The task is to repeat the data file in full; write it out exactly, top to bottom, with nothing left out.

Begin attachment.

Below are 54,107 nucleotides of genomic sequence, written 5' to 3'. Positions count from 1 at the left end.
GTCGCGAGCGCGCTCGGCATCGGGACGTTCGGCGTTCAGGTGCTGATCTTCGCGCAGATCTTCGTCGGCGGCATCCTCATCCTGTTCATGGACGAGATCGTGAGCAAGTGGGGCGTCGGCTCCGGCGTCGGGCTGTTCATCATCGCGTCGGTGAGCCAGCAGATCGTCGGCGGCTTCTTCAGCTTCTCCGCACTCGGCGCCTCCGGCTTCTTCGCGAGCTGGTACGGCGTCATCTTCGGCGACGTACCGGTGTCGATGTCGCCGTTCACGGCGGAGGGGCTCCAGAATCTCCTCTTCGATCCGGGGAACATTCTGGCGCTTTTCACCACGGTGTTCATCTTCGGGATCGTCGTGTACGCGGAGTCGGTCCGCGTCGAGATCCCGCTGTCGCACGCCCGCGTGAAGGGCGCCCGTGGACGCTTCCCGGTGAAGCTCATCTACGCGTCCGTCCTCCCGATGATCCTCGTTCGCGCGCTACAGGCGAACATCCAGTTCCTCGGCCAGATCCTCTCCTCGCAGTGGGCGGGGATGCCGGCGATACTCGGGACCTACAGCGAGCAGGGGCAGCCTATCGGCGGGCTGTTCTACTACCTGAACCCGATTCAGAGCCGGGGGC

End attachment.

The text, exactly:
Below are 54,107 nucleotides of genomic sequence, written 5' to 3'. Positions count from 1 at the left end.
GTCGCGAGCGCGCTCGGCATCGGGACGTTCGGCGTTCAGGTGCTGATCTTCGCGCAGATCTTCGTCGGCGGCATCCTCATCCTGTTCATGGACGAGATCGTGAGCAAGTGGGGCGTCGGCTCCGGCGTCGGGCTGTTCATCATCGCGTCGGTGAGCCAGCAGATCGTCGGCGGCTTCTTCAGCTTCTCCGCACTCGGCGCCTCCGGCTTCTTCGCGAGCTGGTACGGCGTCATCTTCGGCGACGTACCGGTGTCGATGTCGCCGTTCACGGCGGAGGGGCTCCAGAATCTCCTCTTCGATCCGGGGAACATTCTGGCGCTTTTCACCACGGTGTTCATCTTCGGGATCGTCGTGTACGCGGAGTCGGTCCGCGTCGAGATCCCGCTGTCGCACGCCCGCGTGAAGGGCGCCCGTGGACGCTTCCCGGTGAAGCTCATCTACGCGTCCGTCCTCCCGATGATCCTCGTTCGCGCGCTACAGGCGAACATCCAGTTCCTCGGCCAGATCCTCTCCTCGCAGTGGGCGGGGATGCCGGCGATACTCGGGACCTACAGCGAGCAGGGGCAGCCTATCGGCGGGCTGTTCTACTACCTGAACCCGATTCAGAGCCGGGGGC